A restaurant kitchen’s staff must run smoothly and efficiently, working together to bring out the best possible food to your customers. In the same way, they must also work together in the fight against foodborne illness. Restaurant staff that handles food must be trained so they understand the requirements needed to ensure that food delivered is fit for human consumption. When showing employees how to prepare food, clean and sanitize surfaces, and dispose of any waste, explain why the process is so important. Show staff where buckets, towels, or other equipment is kept, and ensure that these items never come into contact with food, due to contamination threats.
Develop a cleaning schedule and stick to it. To help reduce the spread of pathogens, incorporate the cleaning of front-of-house items, such as laminated menus, condiment bottles, and salt and pepper shakers, into your daily cleaning schedule. For the benefit of all kitchen staff, conduct occasional mock health inspections and emphasize food safety guidelines. What your staff knows and puts into practice could be the difference between a customer having an enjoyable meal or having a violent bout of food poisoning.
The Importance of Food-Handling Certificates
To keep your customers well and your health inspectors happy, make sure that your staff earns a food handling certification. The purpose of food handlers’ training and certification is to provide the required food safety information as specified by regulations of a restaurant’s state, county, or local government. A food-handling card or certificate can be obtained from various accredited organizations that offer courses and training before testing and issuing certification. The following is just a sampling of these types of certifying organizations:
ServSafe: Administered by the National Restaurant Association, it is one of the most popular food safety courses in the United States. This organization is dedicated to making sure every foodservice business “properly stores, handles, prepares, and serves food in a streamlined process with minimal room for error.” Their food handling certification program teaches the basics of food safety, hygiene, contamination, temperature, and cleaning.
State Food Safety
The State Food Safety food-handling course is endorsed by most health departments throughout the United States. Food-handling certification courses differ on a state-by-state basis, so your staff can learn the specifics about the health regulations particular to your area with this course. Typically, the requirements for passing this test are to answer at least 70% of the questions correctly.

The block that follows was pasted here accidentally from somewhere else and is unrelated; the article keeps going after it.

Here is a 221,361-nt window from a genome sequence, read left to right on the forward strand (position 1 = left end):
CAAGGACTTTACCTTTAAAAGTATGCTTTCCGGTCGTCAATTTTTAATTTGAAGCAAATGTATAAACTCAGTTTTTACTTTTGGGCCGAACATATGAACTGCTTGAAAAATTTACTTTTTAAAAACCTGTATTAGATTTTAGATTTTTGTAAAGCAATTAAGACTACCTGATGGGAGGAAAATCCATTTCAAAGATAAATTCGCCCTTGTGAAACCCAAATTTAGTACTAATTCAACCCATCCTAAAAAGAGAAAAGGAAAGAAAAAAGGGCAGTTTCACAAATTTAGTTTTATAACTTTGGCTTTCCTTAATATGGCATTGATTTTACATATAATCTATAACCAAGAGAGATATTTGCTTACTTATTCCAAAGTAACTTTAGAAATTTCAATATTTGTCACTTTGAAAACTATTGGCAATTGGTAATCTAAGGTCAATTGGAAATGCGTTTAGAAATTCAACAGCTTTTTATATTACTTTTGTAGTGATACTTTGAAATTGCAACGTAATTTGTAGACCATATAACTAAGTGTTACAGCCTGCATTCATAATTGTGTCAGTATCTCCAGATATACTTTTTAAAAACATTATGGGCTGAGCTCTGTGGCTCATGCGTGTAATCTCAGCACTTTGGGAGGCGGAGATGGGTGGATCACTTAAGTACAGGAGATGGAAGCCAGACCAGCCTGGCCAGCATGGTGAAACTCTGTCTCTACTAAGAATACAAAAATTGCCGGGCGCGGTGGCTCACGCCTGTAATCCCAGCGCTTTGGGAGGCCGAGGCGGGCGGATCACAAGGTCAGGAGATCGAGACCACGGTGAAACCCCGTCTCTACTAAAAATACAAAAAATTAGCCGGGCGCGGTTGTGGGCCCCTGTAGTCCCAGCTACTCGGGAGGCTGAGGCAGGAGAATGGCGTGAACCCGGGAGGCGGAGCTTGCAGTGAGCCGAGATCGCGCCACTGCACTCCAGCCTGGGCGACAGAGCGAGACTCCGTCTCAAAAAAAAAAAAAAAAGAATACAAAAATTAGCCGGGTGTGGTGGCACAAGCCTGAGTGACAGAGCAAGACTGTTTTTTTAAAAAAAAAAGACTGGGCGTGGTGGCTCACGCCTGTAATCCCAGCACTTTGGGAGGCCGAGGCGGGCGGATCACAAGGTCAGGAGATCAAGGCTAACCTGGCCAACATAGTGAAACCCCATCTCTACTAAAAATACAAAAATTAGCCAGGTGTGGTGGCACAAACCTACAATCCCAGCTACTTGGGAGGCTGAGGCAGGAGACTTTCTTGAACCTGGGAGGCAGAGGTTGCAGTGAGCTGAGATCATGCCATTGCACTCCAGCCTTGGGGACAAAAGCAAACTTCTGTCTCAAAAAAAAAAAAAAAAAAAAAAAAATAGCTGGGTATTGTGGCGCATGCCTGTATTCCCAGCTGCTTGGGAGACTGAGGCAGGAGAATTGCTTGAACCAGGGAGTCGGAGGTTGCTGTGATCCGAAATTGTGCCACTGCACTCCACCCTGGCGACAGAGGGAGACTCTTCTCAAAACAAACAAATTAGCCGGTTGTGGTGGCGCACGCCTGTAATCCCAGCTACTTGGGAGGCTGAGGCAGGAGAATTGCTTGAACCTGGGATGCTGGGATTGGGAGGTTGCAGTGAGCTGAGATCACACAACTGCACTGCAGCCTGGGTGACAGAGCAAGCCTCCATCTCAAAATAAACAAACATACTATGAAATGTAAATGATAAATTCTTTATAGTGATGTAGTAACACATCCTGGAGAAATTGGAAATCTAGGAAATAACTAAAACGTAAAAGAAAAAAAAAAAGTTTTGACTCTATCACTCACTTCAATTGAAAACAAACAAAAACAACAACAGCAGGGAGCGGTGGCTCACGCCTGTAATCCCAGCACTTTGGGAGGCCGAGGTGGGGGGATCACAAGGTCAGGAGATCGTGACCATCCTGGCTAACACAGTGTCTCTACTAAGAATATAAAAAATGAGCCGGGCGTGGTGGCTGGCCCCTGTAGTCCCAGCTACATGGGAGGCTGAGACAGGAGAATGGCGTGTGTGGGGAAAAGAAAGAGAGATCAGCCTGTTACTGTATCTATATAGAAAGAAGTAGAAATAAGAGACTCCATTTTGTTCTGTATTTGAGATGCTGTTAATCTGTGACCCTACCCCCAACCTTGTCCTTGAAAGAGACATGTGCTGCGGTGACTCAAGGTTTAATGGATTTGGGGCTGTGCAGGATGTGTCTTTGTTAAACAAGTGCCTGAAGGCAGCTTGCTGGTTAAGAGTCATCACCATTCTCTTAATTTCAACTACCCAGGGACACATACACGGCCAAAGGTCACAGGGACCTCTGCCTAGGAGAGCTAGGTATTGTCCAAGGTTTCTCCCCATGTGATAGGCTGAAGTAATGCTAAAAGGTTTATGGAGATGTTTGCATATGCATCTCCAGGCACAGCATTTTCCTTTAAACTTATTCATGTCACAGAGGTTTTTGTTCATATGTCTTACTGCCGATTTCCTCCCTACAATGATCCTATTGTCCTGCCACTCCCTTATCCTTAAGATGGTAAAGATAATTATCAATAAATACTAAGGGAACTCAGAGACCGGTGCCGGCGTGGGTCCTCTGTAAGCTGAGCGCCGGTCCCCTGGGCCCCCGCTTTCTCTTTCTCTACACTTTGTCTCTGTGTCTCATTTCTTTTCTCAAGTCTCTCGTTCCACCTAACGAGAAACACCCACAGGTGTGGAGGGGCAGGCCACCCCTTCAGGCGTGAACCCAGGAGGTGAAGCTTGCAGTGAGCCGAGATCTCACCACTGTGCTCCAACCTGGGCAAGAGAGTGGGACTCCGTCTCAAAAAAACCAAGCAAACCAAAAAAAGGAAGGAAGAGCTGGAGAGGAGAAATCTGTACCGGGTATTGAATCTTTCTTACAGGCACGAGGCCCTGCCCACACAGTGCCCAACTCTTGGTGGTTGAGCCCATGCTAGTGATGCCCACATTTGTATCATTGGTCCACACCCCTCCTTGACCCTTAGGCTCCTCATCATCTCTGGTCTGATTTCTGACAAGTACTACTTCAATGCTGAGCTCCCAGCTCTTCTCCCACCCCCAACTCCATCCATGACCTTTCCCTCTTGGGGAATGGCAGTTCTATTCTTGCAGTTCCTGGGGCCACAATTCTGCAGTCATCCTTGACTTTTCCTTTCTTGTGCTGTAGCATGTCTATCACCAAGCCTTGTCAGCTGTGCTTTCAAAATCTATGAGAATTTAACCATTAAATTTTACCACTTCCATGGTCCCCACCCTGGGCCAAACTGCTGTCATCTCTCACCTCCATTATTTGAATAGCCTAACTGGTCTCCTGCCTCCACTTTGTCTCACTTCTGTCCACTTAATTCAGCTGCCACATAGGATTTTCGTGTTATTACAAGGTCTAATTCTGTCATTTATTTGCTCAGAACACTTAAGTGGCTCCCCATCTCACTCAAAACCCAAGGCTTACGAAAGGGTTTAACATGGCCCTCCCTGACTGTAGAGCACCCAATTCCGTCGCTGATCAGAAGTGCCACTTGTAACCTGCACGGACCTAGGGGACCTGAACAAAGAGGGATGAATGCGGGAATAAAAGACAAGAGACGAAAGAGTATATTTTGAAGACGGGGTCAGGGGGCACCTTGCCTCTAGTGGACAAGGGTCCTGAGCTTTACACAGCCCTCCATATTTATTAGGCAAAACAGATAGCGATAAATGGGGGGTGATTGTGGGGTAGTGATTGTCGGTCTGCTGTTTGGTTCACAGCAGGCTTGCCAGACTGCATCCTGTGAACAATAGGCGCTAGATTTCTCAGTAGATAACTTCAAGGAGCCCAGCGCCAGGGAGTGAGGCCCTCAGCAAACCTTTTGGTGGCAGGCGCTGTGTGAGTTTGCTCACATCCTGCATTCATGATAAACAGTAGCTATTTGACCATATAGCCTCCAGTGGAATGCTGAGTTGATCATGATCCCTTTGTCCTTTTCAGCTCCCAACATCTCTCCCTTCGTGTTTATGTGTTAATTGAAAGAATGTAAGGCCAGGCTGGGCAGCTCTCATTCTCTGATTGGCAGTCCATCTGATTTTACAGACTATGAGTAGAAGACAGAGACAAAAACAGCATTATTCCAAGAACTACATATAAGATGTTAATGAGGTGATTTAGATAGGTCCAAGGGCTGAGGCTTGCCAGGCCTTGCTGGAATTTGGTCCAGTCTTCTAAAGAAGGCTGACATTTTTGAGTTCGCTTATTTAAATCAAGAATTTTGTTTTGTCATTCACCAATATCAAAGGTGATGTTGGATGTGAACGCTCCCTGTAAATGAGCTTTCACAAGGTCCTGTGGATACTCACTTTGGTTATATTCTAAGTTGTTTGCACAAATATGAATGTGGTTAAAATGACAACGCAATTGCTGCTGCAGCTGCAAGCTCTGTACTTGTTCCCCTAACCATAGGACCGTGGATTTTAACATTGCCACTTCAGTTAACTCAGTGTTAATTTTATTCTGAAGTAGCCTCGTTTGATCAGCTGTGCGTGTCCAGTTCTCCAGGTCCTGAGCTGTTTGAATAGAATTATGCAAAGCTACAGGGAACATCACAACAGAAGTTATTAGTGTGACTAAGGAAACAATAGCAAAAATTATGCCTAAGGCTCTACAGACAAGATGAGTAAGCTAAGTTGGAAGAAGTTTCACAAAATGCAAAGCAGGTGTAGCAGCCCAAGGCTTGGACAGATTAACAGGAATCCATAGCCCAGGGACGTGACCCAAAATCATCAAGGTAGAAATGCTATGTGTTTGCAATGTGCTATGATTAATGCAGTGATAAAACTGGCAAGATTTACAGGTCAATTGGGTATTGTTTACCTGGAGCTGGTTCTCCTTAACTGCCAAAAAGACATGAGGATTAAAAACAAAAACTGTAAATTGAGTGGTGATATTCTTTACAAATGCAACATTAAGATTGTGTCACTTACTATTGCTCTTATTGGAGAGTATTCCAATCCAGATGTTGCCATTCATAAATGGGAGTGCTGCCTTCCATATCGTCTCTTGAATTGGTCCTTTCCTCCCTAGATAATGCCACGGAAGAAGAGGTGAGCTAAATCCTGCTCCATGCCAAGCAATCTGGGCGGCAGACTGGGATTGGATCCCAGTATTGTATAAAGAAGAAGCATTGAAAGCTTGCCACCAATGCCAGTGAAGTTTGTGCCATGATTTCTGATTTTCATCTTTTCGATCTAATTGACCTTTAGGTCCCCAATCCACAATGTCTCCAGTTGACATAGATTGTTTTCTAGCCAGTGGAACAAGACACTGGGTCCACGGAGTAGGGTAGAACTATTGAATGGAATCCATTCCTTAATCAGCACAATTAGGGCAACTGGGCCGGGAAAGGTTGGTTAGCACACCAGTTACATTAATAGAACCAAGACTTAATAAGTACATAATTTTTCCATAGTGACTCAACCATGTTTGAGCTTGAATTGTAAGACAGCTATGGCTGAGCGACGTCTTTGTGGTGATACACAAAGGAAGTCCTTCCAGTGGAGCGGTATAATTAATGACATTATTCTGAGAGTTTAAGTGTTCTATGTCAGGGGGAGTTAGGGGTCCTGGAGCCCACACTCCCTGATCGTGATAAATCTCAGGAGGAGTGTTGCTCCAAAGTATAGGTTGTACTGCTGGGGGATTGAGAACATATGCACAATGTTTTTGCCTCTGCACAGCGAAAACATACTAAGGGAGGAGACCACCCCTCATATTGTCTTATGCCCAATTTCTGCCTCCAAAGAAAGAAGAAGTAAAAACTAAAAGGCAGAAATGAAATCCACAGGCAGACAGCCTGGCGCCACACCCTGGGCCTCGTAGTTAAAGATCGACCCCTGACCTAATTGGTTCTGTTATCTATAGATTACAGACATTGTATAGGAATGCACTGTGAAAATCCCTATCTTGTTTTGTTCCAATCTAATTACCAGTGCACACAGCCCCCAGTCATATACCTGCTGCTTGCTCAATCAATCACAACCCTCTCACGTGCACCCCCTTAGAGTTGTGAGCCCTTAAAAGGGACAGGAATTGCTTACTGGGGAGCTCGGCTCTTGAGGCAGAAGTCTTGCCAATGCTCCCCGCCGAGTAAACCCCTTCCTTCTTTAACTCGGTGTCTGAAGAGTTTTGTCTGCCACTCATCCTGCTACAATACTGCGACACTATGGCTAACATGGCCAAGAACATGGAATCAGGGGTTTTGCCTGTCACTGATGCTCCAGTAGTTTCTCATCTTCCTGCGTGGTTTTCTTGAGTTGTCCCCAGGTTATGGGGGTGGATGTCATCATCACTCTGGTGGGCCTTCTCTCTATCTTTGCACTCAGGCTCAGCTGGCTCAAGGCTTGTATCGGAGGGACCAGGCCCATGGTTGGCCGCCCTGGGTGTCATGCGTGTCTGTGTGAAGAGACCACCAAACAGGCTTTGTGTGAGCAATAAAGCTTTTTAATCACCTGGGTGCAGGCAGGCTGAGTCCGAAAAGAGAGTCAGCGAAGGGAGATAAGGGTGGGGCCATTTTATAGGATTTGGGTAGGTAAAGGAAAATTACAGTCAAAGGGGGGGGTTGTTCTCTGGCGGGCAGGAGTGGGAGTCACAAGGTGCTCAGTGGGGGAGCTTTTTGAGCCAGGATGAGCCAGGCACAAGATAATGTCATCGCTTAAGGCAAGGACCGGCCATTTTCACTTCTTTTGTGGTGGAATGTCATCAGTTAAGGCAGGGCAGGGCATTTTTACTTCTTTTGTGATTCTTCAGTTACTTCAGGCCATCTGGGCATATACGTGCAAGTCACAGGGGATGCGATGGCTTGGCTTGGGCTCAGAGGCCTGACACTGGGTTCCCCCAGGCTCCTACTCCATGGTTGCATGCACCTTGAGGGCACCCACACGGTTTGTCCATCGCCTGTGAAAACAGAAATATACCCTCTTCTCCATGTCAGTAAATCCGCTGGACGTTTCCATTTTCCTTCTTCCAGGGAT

National Registry of Food Safety Professionals
The National Registry of Food Safety Professionals (NRFSP) is a nation-wide organization that offers a range of courses for food-service professionals. Their food handling course includes an overview of safety, information on hygiene, a class in food temperature, and a breakdown on pests. These topics, along with several others, creates one of the most comprehensive courses that your employees can take. Employees take the course in a classroom or online, followed by a 40-question exam that they must pass with a 70% or higher.
U.S. Food Handler
The U.S. Food Handler Certificate Program provides food handlers with the basic knowledge they need to safely handle food for human consumption. Successful completion of the program assures food managers and trainers that the certificate holder has completed a basic course in food safety and passed an assessment based on the course material. The test for this course covers hazardous foods, cleaning, hygiene, pests, and most other factors that affect the overall quality of restaurant food.
Promote Your Restaurant’s Dedication to Food Safety
To successfully execute food safety measures and develop a culture of food safety in your restaurant, your entire team must diligently participate in the process. One mistake, such as using a contaminated utensil to handle food, can lead to foodborne illness and a tarnished business reputation. By using the proper utensils and food safety products, and keeping staff up to date on safe food handling procedures through, certificates and other forms of education, your employees will have what they need to help keep your restaurant clean, sanitary, and ready for business.